And what makes it unique beyond other rivalries in the country is this doesn’t play out primarily on Internet message boards like with other rivalries. It occurs in your kid’s pre-school, at church, and the AYSO field. If you’re a UCLA or a USC fan, you live it every day, everywhere you go. There’s no escaping it.

It’s actually a pretty big, almost claustrophobic burden to carry.

The rivalry extends to all sports – and beyond sports. But it seems focused and crystalized by the annual football game. There’s nothing like two groups of men dressed in battle gear trying to beat the hell out of each other that really expresses a rivalry the best, far better than volleyball or tennis.

So, it’s not a stretch to assert that the meaning and ramifications of the annual UCLA/USC crosstown football game is unrivaled anywhere in the nation.

It’s especially meaningful when the game actually has some on-the-field ramifications to it. In the Rivalry’s history, there have been many games when a conference championship or even national championship were on the line. This season the implications of the game are among the most heightened of any game in recent years. Both UCLA and USC still have Pac-12 South Champion aspirations. USC is in first place in the Pac-12 South, and UCLA is tied for second, just a half game behind. UCLA is in the driver’s seat right now to win the South, but if USC won Saturday it would greatly enhance its chances, and UCLA would be entirely cast out of the race. If USC loses, they’re out, so it’s essentially a Pac-12 South elimination game. UCLA still has a reasonable chance at making the College Football Playoffs, but it would be throwing those out the window with a loss Saturday.

Even beyond the conference or national championship implications, you could make the case that a win by either team pretty much validates its season. UCLA had big expectations heading into the season, but then those expectations were soured when it lost two games in a row. Now that UCLA has rebounded to 8-2, is ranked #9 in the country, controls its own destiny in the South and has a shot at the College Football Playoffs, the excitement for the season has been completely rekindled. USC, at 7-3, hasn’t lived up to USC’s lofty pre-season expectations with its up-an-down performance, but a win Saturday would cement the first year under USC coach Steve Sarkisian as a success (and enable him to avoid the moniker of Seven-Win Sark). UCLA, with a win over USC, could still lose to Stanford, and go to a lesser bowl game, and UCLA fans would still probably come away with satisfaction that it was a successful season.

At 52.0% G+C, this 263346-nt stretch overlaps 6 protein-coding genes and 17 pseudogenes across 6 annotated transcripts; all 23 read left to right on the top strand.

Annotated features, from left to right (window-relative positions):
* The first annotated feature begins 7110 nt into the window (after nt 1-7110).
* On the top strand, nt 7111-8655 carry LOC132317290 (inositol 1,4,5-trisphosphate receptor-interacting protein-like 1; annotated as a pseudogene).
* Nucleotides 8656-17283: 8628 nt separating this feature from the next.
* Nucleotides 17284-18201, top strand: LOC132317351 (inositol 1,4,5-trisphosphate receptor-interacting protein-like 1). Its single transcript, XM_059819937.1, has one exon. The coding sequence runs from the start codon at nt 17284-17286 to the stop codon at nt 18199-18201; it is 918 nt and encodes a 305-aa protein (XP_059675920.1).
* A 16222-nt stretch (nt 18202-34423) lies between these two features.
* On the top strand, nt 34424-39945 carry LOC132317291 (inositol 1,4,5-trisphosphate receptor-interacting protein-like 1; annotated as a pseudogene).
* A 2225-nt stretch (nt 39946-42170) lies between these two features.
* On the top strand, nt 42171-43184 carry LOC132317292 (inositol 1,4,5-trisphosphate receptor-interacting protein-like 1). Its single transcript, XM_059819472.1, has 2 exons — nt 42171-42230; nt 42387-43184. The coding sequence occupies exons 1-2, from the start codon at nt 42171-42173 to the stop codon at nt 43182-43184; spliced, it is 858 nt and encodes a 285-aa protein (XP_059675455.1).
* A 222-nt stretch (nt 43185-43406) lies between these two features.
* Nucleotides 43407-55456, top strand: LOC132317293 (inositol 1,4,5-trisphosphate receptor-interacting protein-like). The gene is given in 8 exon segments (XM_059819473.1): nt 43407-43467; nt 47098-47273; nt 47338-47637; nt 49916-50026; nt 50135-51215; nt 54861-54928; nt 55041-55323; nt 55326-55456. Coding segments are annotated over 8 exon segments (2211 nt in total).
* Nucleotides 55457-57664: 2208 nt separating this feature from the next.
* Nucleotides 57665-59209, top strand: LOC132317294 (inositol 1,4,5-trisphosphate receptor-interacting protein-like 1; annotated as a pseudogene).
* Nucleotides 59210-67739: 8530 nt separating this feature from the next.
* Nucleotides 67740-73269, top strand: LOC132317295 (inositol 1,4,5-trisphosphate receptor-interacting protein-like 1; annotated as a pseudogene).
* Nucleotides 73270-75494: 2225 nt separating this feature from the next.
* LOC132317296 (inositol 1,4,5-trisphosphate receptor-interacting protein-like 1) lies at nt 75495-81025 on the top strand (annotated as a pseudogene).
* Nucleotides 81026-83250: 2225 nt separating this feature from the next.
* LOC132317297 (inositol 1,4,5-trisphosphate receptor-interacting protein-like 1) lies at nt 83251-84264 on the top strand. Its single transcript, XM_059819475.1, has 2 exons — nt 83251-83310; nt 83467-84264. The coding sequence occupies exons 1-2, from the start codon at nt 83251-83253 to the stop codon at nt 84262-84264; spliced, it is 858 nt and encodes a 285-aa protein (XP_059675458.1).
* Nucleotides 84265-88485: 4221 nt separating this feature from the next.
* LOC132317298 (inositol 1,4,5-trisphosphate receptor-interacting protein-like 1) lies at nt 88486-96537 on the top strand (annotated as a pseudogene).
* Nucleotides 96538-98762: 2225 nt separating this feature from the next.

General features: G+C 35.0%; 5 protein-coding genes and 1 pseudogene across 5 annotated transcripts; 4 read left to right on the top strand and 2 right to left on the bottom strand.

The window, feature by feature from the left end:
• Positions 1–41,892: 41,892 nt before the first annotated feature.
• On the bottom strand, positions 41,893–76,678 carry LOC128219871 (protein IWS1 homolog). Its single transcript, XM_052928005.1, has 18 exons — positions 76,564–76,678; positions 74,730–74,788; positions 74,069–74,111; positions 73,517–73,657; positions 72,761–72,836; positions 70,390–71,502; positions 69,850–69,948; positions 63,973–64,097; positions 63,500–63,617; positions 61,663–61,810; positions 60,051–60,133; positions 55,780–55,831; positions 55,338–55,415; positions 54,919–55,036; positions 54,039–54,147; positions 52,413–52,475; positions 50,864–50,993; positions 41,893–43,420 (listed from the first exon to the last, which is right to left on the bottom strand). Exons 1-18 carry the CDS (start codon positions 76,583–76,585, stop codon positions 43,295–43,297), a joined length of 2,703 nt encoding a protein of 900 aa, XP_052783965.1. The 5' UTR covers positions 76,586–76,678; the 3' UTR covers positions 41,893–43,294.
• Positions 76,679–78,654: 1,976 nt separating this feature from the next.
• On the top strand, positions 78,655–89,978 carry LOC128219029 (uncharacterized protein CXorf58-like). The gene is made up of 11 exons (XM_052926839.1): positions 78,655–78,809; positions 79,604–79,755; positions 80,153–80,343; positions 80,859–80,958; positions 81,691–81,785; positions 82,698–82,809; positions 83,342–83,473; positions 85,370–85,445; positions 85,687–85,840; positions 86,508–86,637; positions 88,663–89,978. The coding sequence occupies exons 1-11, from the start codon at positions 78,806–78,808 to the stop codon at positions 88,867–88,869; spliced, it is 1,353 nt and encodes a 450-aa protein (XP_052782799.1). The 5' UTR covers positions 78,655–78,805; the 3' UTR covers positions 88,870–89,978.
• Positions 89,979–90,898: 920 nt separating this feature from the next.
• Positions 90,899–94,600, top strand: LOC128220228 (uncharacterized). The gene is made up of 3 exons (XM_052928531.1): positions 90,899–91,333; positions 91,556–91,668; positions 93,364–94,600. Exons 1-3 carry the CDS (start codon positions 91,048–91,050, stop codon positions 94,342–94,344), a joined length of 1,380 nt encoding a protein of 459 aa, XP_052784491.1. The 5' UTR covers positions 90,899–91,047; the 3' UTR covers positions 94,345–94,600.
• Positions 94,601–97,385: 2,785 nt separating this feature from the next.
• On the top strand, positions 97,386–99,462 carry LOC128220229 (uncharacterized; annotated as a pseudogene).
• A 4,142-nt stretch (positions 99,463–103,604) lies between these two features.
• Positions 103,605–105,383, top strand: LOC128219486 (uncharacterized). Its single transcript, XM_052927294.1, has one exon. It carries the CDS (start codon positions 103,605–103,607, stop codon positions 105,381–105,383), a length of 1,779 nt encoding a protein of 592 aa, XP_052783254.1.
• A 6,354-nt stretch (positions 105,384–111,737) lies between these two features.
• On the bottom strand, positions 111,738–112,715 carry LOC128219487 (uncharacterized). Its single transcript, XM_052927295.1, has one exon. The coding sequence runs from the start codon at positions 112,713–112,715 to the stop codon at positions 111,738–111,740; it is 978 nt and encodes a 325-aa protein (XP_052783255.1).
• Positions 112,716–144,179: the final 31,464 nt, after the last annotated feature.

Really, at this point, most would generally agree that a win over USC relatively makes or breaks UCLA’s season.

In casually talking with a few friends and relatives this week – all UCLA fans (who else would I hang with?) – the general sentiment has been similar.

“This is it for me; it’s now set up that a win over USC makes the season,” one said.

Another texted me: “I know we always want to beat them, but this is the game we really need right now, at the very least, to retain the impression that Jim Mora’s program continues to progress.”

The best one, a text: “I can’t remember the game being this important and intense in the last 10 years. The trash-talking in the office has reached new heights. I’ll have to quit my job and move if we lose. Worth it.”

In all the conversation and text exchanges, no one really made the point that it's more important this year because UCLA has more riding on the game than USC, which is what you would assume. Much of it is still just about the pure, singular meaning of beating USC.



This is the way it’s supposed to be, too. The game needs to be very meaningful, with huge implications, ever year, to aptly represent just how heightened, unique and intense the inner-city Rivalry is.

When the you sit down in your stadium seat every year on that Saturday in late November, and you experience the familiarity of the shadows and the slight chill from a Fall early evening, and see the two contrasting sets of colors (and it’s so fitting that the pretty blue and gold clashes so horribly with that garish red and yellow) everywhere you look, there is a unique awareness among all UCLA and USC fans just how powerful the game is, in any year. It’s just not about a sports championship. It’s beyond bragging rights. It’s your world view against theirs. When those two home uniforms face off against each other across the line of scrimmage, there is so much in each of our souls that recognize what’s on the line.